As per the patent images, zirconia could be used for the back plate of the iPhone, with a circular centerpiece reserved for the Apple logo. The matte finish would correspond with a Pro/Pro Max model, and would definitely suit their more premium role in Apple’s lineup.
Apple’s patent images reveal which aspects of the iPhone and Watch might use zirconia
What’s zirconia, exactly?
Why would Apple be exploring ceramics, zirconia in particular, instead of sticking with glass and metal, the de facto standard materials used in the industry right now? See, the industry is always trying to one-up itself with sturdier and lighter materials that can also survive an unfortunate rendezvous with the ground, while also remaining visually pristine by preventing scratches.
It’s stronger than most common metal alloys and offsets the effects or regular wear and tear. It’s actually one of the dentist industry’s favorite materials when it comes to artificial crowns, because it has so many physical advantages over other materials. It has also dethroned aluminum oxide as the material of choice for artificial hip joints and other implants.
Image credit — zircon-association.org”
What’s the downside we mentioned earlier? Well, given its much superior quality in comparison with most metal alloys and glass that usually make up the exterior of a modern smartphone, zirconia is noticeably more expensive to produce, which could be another catalyst for a future iPhone price increase… Still, there’s the possibility that Apple might not use pure zirconia, but instead add it to aluminum or steel alloys, which would still greatly improve their mechanical properties and overall resistance.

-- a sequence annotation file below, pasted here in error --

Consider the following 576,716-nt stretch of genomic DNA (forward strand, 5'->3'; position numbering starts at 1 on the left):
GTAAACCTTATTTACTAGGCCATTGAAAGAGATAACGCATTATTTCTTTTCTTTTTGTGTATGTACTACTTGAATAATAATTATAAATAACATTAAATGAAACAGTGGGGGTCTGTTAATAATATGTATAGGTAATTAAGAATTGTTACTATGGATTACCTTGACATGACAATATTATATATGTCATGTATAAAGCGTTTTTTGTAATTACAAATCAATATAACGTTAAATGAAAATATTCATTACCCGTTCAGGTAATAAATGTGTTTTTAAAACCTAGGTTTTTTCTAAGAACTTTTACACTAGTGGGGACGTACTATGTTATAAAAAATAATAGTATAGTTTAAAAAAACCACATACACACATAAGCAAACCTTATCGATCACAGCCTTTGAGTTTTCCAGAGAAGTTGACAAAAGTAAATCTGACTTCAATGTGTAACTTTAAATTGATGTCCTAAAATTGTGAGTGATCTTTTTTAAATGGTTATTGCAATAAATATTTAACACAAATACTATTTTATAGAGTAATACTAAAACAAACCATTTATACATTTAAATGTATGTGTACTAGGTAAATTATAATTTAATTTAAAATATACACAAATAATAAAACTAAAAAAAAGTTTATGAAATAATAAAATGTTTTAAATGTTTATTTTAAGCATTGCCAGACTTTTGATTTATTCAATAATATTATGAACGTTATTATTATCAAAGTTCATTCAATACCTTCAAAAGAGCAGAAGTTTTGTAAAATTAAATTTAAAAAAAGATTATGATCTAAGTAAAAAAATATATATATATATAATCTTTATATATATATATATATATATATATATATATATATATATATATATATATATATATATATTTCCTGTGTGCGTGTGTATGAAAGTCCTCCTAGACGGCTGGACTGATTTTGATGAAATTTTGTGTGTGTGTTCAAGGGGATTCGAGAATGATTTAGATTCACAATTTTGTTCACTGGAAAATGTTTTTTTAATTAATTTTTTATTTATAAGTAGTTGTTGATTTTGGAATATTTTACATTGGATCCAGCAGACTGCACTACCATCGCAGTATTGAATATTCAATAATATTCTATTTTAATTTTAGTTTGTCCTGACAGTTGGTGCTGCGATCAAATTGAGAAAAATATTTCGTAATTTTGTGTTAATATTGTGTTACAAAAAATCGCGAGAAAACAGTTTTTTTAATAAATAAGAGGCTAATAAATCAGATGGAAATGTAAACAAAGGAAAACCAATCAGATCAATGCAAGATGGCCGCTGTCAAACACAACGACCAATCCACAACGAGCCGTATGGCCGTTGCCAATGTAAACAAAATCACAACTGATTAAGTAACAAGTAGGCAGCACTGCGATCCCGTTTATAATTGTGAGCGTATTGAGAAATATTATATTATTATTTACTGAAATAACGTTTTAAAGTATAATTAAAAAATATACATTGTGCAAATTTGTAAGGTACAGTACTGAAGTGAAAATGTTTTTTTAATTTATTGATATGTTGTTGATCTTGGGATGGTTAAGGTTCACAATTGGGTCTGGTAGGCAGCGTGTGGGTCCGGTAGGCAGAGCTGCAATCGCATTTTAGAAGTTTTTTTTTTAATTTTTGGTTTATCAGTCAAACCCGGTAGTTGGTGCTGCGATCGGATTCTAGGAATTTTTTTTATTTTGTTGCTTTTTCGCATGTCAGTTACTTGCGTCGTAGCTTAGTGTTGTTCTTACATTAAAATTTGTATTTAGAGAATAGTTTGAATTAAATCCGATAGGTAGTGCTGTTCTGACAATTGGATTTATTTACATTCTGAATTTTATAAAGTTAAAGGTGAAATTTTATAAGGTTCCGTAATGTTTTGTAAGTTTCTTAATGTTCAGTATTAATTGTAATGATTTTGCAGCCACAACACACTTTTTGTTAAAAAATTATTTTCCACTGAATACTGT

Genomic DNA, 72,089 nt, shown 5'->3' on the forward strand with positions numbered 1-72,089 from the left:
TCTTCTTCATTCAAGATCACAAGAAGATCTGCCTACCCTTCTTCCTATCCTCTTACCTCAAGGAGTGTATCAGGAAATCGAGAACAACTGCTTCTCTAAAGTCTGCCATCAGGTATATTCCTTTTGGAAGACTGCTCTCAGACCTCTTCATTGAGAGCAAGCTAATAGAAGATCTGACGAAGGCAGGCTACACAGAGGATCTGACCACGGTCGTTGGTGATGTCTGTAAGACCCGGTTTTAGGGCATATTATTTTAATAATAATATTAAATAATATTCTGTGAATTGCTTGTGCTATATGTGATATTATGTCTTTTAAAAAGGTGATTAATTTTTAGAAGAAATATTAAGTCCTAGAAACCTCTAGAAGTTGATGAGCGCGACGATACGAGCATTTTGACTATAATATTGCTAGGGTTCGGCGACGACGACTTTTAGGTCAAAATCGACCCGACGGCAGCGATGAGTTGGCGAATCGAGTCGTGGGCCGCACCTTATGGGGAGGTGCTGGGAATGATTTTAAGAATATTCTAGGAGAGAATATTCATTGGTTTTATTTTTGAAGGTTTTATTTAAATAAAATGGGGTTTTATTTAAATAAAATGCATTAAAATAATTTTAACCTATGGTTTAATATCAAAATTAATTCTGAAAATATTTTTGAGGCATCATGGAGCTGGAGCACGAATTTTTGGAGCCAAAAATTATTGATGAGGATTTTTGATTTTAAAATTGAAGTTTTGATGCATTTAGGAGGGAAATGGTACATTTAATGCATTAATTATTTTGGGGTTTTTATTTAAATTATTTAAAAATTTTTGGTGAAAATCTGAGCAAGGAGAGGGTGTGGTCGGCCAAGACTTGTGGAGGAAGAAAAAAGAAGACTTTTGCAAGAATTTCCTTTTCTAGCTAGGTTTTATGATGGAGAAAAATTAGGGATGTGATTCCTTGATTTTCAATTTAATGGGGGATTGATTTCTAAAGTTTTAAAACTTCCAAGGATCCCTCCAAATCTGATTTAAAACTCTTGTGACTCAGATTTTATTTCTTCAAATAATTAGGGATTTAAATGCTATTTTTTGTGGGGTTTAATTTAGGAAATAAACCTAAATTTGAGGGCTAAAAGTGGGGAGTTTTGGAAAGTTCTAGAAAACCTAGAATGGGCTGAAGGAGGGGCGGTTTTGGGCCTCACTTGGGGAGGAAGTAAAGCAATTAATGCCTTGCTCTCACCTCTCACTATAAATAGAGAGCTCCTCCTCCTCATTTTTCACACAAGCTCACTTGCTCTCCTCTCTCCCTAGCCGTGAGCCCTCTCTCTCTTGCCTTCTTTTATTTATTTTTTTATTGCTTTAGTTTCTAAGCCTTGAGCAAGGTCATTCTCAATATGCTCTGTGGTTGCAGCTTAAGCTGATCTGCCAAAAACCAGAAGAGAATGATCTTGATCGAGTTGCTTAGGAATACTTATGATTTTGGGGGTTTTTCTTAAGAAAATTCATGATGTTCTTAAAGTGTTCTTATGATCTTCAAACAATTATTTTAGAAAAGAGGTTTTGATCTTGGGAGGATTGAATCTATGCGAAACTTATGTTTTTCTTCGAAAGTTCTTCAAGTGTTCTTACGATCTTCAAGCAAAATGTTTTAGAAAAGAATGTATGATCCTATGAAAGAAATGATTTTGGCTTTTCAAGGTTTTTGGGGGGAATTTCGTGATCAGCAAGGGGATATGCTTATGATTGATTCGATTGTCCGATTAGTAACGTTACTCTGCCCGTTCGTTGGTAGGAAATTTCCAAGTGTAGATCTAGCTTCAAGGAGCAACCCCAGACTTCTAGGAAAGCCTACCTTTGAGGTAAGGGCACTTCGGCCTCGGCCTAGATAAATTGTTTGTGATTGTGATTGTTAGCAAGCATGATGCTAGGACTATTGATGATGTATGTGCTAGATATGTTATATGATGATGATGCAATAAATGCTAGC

And that’s exactly what Apple hints at the patent description, stating that “zirconia-based component may be formed of a ceramic such as a partially stabilized zirconia ceramic or an alumina toughened zirconia ceramic”.
Ceramics as the future of phones
And let’s not forget that ceramic and iPhones are not exactly strangers. Both the iPhone 12 and iPhone 13 series both come with Ceramic Shield displays, offering up to 4X better drop-resistance in comparison with previous iPhones.
In the end of the day, it’s merely just one patent, so there’s a pretty high chance that Apple never actually decides to utilize it, with a ceramic iPhone remaining a pipe dream of some, this author included.